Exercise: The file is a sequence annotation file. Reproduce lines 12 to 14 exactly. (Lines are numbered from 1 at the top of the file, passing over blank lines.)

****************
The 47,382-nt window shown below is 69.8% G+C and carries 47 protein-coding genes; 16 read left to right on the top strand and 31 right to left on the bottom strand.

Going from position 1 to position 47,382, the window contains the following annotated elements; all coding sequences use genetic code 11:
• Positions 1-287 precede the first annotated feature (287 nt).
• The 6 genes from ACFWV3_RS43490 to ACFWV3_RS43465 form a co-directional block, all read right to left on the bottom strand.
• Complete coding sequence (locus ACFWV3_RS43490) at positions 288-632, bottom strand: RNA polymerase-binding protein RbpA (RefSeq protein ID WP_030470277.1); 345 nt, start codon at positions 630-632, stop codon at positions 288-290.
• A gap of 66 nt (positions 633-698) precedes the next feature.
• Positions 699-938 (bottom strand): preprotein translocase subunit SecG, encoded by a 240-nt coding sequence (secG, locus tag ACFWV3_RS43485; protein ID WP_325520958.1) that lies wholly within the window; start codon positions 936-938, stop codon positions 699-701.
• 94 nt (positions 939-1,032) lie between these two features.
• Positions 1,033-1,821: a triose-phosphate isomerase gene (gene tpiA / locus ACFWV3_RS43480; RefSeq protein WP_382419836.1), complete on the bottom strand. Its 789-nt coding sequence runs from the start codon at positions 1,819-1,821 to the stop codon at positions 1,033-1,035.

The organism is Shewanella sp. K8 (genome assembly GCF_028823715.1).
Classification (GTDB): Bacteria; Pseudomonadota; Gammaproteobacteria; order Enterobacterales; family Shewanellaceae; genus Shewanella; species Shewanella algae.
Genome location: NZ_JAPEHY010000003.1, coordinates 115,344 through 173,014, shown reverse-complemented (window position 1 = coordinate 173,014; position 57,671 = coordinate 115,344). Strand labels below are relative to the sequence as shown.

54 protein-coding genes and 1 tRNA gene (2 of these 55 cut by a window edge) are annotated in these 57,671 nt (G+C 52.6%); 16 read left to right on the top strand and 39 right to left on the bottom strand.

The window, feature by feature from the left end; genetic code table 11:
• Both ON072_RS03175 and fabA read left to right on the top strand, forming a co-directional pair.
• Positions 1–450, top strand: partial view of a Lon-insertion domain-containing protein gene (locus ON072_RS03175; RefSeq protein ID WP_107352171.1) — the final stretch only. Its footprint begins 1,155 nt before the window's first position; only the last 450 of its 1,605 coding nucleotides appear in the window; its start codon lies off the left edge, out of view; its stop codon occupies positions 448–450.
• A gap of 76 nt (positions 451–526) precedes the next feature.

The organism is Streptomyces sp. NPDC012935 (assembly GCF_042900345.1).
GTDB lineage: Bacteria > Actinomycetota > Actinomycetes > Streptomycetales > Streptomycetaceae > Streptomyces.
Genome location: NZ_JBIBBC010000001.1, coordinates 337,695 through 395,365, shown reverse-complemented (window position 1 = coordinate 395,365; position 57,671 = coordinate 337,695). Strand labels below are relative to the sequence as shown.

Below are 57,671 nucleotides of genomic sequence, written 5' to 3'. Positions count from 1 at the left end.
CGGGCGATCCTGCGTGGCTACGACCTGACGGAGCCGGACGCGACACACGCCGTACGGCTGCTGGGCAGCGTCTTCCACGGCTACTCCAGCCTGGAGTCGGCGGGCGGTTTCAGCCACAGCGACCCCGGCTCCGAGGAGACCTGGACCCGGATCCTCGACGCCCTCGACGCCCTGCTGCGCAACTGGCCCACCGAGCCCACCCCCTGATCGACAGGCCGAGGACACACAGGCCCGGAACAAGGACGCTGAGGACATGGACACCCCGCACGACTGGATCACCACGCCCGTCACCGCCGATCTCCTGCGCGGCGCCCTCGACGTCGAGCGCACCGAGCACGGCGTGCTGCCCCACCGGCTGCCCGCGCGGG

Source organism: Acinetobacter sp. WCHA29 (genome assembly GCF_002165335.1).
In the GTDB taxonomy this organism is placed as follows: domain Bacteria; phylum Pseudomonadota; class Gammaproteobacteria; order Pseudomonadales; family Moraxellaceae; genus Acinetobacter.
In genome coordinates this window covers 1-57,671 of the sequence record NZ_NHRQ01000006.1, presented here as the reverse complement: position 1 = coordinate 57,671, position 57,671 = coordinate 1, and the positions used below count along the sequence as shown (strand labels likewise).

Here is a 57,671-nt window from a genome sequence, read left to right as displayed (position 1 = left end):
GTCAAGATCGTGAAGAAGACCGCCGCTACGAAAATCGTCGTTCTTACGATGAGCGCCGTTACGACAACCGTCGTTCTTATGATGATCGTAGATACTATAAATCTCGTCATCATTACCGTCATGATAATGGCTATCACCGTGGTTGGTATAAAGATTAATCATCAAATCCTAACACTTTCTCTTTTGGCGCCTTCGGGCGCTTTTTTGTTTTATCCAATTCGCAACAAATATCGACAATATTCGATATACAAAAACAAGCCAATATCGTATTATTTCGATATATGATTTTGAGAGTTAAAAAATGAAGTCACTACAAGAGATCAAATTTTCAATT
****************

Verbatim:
Genome location: NZ_JAPEHY010000003.1, coordinates 115,344 through 173,014, shown reverse-complemented (window position 1 = coordinate 173,014; position 57,671 = coordinate 115,344). Strand labels below are relative to the sequence as shown.

54 protein-coding genes and 1 tRNA gene (2 of these 55 cut by a window edge) are annotated in these 57,671 nt (G+C 52.6%); 16 read left to right on the top strand and 39 right to left on the bottom strand.

The window, feature by feature from the left end; genetic code table 11: